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Senate Public Hearing On Hajj (2)

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The next to make a presentation to the Ad-Hoc Committee was Hajiya Bilkisu Usman on behalf of the Central Bank of Nigeria (CBN).

I will tarry a while on CBN because of the central position it occupies regarding the Hajj operations. More than 80% of the services rendered to pilgrims is foreign exchange-driven.

Therefore, the rate at which the dollar is obtained determines the cost of Hajj.

Hajiya Bilkisu informed the Ad-Hoc Committee that the CBN ‘does not fix exchange rates; it only executes presidential order’, which comes ‘through the SGF’s office to NAHCON’. She said that the CBN receives ‘copy of the approval of Mr President for the BTA, and other offshore remittances for the Hajj operations’ and it acts on that wise. This is quite revealing. It shows that someone with presidential assent determines what amount the dollar would be purchased for the purpose of Hajj. However, the main beneficiaries of this exchange rate fixing shall be discussed later.

On the exchange of 197 naira to a dollar used in 2016 operations, Hajiya Bilkisu said ‘the approval was given by Mr President’, which was maintained even when ‘the currency rose to N305’ since the presidential approval of N197 preceded the devaluation. Some people, she further explained, ‘accused the CBN of giving NAHCON special, preferential rate, not knowing that N197 was used as the exchange rate for all pilgrimages, Muslim and Christian, in line with the presidential approval.’

The exchange for holy pilgrimages in 2017 was different from what obtained in 2016, according to Hajiya Bilkisu. ‘The Presidency’, she continued, ‘sought for our advice, and expert analysis as to the best rate to be used; and, as economic agent, as financial adviser to Federal Government, we had to make the financial analysis, looking at all the economic fundamentals as to the rate to be applied. And we advised the government that the best exchange rate was to adopt N305 to a dollar’, she said.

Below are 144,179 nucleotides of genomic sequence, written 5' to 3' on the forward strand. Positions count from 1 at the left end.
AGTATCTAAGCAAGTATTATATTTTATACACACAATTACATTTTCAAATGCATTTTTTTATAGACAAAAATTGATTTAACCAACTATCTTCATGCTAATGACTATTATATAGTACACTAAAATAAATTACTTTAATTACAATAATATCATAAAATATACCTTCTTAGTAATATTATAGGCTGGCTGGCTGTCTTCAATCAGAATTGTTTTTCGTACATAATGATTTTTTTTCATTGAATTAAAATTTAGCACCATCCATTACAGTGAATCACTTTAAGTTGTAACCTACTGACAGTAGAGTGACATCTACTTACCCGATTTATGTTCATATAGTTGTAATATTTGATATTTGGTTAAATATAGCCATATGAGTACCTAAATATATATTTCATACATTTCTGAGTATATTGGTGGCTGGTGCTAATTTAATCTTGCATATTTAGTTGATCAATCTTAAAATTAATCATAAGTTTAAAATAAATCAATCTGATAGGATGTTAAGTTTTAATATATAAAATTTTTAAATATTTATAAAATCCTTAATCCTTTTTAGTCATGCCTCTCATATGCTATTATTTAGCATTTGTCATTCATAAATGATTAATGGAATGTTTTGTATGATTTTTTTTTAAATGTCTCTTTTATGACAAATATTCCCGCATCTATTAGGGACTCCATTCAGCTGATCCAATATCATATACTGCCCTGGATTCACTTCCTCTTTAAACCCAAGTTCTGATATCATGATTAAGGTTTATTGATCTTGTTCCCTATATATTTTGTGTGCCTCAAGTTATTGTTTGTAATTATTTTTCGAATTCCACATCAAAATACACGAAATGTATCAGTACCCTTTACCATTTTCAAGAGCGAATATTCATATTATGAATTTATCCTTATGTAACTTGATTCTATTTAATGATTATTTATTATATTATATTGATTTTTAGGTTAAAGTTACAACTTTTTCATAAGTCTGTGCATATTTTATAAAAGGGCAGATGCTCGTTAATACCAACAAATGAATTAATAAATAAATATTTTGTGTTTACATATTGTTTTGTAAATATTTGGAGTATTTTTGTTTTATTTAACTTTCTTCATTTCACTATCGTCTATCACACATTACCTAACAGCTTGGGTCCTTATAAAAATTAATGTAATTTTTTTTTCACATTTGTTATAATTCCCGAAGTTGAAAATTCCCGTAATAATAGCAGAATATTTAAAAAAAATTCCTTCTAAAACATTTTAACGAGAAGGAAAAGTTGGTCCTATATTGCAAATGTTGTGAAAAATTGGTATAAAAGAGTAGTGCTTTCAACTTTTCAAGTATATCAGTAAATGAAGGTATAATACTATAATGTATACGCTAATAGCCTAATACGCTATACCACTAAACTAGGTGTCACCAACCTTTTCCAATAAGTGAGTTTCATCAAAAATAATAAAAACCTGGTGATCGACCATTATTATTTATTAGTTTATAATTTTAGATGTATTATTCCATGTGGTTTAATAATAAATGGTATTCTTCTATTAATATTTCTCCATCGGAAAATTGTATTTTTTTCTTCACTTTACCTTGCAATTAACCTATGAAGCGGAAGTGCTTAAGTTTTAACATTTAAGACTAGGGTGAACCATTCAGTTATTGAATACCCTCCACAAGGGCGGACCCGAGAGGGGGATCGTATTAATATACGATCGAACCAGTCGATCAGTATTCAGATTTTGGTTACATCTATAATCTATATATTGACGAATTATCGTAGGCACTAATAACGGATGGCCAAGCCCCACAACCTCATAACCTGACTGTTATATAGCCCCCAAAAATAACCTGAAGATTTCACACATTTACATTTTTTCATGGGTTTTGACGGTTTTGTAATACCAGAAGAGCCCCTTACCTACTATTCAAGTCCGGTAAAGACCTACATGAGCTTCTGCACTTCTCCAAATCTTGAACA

Now, that was the end of Hajiya Bilkisu’s presentation to the Committee. It was time for members to ask for explanations and further elucidation of certain points she made that might not have been plain during her submission.

Honestly, I was impressed by the quality of the questions distinguished members of the Committee put to people who made presentations. It was apparent that the senators did their homework prior to convening the Public Hearing. I witnessed, through these proceedings, genuine commitment in searching for ways to make Hajj affordable for the common folk.

The Ad-Hoc Committee wanted answers to the following questions from Hajiya Bilkisu of the CBN:

1) In an attempt to assist the ordinary people fulfil their religious obligations, why can’t the CBN propose an exchange rate that will make the fare of pilgrimages affordable for the majority of citizens, since the constitution has made serving the interest of the people a primary responsibility of the government, especially when the number of pilgrims is very negligible?

2) Why can’t the government intervene to cushion the effect of this foreign exchange regime by reducing it to, say, 50% of the official rate, to subsidise it so Nigerians can afford to fulfil their religious obligations?

In an attempt to encourage and assuage Hajiya Bilkisu’s fears, if there were any, the distinguished senators made the commitment that: ‘If such recommendations as contained in the questions asked so far will come to the National Assembly, from the CBN, we shall assist you in that regard’.

Another set of questions came from Distinguished Senator Ibrahim Danbaba who said that the ‘CBN, as an institution, generated, between 2010 to 2015, well over N660b operating surplus, which money ought to have been paid into government treasury, but it was not; between 2016 to 2017 there was additional operating surplus of N850b. If the dollar is subsidised for Christian and Muslim pilgrims, the CBN will only have its transaction cost increased, while the operating surplus will be reduced. What is the use of the operating surplus? For the betterment of the lives of Nigerians. If the CBN would give ₦200 as the exchange rate for a dollar to some institutions why is that not extended to pilgrimages?’